We all know why white is the favourite for wedding dresses, but lots of women feel that its attractions stop there. More’s the pity. In 2006, many designers used it as a strong statement for this spring and summer. It is the colour of innocence and ethereality, but it is also the colour of hope. In nature, the first sign that spring has truly arrived is the white blossom on apple and cherry trees.
As a colour, it doesn’t always work for women. Is it because it’s too cold for our pale northern skin? Is it too unforgiving of our figures? Is it too harsh for daily life? Possibly so – and yet it can be one of the most flattering and attractive of all colours. In an all-white dress, one can be the epitome of elegance.
As in nature, there is an infinite variety of shades of white. Chalk-white is rarely found. Instead, white with a tinge of pink (think blossom), white with a hint of blue (hydrangeas), white with a touch of green (tulips) are the norm. This is why, if you want white to flatter your look rather than startle onlookers, it is best to warm it up with glamorous pale pastel shades and avoid stark contrasts with strong colour. There are a million wedding pictures of the groom’s mother trying to keep her end up in white with scarlet, black or navy trimmings. But if it’s such a good idea, why is it that instead of looking elegant, she somehow always ends up looking like a louche Mrs Slocombe?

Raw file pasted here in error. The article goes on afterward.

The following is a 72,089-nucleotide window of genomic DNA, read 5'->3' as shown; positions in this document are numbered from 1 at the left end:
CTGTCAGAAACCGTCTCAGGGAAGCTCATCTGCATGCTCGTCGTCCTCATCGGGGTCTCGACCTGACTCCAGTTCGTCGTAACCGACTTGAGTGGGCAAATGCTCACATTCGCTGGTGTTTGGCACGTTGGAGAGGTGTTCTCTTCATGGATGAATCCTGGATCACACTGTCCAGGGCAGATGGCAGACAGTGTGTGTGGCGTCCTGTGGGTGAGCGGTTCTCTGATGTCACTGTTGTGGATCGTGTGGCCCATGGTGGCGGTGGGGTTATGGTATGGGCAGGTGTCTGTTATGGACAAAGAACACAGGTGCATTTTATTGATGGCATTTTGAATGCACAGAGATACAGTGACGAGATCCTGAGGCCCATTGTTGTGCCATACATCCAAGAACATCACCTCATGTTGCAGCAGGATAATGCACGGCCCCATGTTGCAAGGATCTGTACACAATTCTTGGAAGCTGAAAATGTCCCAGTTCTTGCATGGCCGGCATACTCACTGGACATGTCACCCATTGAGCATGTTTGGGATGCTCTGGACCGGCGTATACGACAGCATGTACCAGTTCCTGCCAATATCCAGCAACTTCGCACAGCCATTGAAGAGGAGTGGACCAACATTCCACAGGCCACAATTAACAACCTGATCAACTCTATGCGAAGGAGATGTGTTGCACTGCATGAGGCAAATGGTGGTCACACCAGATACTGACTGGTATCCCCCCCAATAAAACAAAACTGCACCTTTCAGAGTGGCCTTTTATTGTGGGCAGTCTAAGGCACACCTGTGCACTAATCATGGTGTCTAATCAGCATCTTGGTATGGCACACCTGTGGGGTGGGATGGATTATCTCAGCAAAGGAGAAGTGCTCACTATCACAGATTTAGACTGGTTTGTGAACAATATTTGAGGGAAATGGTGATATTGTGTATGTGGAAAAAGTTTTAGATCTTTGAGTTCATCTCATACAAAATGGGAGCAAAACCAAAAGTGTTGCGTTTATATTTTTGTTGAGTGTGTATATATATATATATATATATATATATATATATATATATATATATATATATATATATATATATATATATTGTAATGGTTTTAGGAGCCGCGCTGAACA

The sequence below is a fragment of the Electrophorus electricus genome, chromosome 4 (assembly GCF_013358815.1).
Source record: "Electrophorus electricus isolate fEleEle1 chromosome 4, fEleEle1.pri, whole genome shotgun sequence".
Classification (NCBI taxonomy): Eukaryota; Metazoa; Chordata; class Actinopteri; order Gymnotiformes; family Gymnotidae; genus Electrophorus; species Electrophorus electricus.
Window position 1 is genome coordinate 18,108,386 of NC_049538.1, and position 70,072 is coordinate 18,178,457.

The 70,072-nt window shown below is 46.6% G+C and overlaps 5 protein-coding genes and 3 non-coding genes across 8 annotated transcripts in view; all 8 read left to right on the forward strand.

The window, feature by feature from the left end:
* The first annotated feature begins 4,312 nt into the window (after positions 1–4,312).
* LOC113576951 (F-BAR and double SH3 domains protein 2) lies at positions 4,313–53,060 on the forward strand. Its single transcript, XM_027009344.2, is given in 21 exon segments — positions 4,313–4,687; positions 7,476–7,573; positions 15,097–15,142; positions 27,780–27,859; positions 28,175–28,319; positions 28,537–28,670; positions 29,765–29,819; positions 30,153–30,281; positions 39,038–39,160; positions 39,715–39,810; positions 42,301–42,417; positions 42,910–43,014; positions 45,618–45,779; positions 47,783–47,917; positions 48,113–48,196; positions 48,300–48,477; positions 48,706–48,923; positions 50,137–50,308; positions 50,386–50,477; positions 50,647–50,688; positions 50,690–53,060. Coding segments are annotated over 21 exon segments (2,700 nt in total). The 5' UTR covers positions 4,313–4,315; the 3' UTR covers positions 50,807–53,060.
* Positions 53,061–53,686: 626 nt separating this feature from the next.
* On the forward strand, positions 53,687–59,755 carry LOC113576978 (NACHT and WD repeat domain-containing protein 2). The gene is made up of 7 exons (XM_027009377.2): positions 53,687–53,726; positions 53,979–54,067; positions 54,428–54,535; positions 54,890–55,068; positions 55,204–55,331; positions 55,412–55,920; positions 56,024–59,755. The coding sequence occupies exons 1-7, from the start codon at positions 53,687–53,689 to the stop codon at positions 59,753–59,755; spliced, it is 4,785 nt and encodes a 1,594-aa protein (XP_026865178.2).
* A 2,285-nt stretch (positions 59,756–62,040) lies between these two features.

This gives us the final clue to the mystery of white. It needs young skin and firm figures to see it at its best. Yes, the church gets away with it, even when teamed with purple, scarlet and gold. But that’s a touch too theatrical for most women.
(First published February 2006)

Picture Source; Sunday Time Style. Getty February 26th 2006